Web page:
In Season 9, though, Castiel is upset and admits that angels cannot taste food as humans do; instead, he "taste[s] every molecule." Food is not enjoyable anymore and he finds his PB&J boring. Did he lose his taste buds between the four seasons? Or did Castiel suddenly forget his hamburger-loving side?

Sam's Stanford buddies

Sam Winchester once broke away from the family business and won a scholarship to Stanford. When the series begins, he's planning to attend law school and marry his girlfriend Jessica. While elder brother Dean prefers to live in his Impala and hunt monsters, Sam carves out a comfortable, normal life — that is, until Azazel kills Jessica the same way he killed Sam's mother. We can't imagine the younger Winchester was big on frat parties, but he seemed to enjoy his time in college. We even see a few of his friends in the pilot episode.  

Right after Jessica dies, the brothers pack up their stuff and leave on a nationwide mission to eliminate evil, choosing hunting as their sole profession (apart from occasionally hustling pool). Barely a thought is wasted on Sam's college buddies. He leaves Palo Alto like exiting a Walmart. Although we see a few of his friends when the Winchesters encounter a shapeshifter in the first season, that era of his life is rarely mentioned again. There's also broader timeline confusion about how long Sam actually was at Stanford (via Supernatural Wiki). 

The Impala looks better than it should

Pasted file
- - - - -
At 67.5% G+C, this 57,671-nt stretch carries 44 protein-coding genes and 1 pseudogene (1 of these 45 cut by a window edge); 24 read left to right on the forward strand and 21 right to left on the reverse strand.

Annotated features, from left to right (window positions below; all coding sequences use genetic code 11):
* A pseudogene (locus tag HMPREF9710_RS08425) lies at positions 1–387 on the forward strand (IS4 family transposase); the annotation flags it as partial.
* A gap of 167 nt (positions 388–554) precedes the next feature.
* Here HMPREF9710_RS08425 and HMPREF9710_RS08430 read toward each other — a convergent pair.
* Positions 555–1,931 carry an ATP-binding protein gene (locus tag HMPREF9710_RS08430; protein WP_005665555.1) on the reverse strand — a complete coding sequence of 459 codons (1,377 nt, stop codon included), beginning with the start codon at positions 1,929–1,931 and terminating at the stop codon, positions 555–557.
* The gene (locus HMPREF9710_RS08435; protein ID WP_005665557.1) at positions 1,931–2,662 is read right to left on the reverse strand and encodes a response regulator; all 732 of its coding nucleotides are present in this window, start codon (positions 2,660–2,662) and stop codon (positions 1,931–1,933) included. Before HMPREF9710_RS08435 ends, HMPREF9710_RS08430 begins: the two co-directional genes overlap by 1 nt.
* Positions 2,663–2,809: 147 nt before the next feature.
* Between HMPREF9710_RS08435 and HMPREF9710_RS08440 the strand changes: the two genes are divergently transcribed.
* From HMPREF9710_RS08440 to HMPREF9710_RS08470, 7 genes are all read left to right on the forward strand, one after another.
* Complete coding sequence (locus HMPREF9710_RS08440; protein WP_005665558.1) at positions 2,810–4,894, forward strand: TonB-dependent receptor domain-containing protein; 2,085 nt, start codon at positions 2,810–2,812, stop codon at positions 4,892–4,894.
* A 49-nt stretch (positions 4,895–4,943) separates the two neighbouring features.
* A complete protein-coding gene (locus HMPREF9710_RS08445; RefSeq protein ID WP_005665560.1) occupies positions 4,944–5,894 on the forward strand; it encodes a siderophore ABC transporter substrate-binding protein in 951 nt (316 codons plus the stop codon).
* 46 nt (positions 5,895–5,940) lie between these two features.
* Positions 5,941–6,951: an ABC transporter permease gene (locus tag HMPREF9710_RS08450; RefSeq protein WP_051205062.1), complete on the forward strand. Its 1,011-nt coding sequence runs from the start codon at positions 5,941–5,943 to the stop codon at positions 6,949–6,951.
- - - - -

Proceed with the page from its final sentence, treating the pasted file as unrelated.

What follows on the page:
Dean's '67 Impala "Baby" has seen a lot. Beyond being driven endlessly across the country — that's a lot of mileage on a decades-old car — it's also been driven through the front wall of a ghost's house and smashed into by a possessed truck, among other incidents. Dean often tunes up the car that he loves more than he loves people, and it gets plenty of attention at Bobby's salvage yard, but still, something about the Chevy is off.

All this wear and tear, crashing into walls, and being left to collect dust under a tarp seemingly has no impact on the beloved automobile. In fact, every time we see the brothers riding the car, it looks like Dean just convinced a young John Winchester to buy it. Given the scratches and crashes that the car is usually subjected to, it's quite surprising that the Impala still has that new-car smell, no matter how diligent Dean is about making repairs. Then again, this is "Supernatural," so maybe we can chalk up the mint condition of Dean's Chevrolet chariot to magic. 

How do the brothers pay for everything

According to Mental Floss, the "Ghostbusters" team made $45,000 for the 5-week span of the movie. Assuming they continued at the same pace, that means they earned almost $468,000 for their first year in 1984. All New Yorkers know that if you have ghosts in your apartment, the answer to "Who ya gonna call?" is not just the Ghostbusters but also your accountant.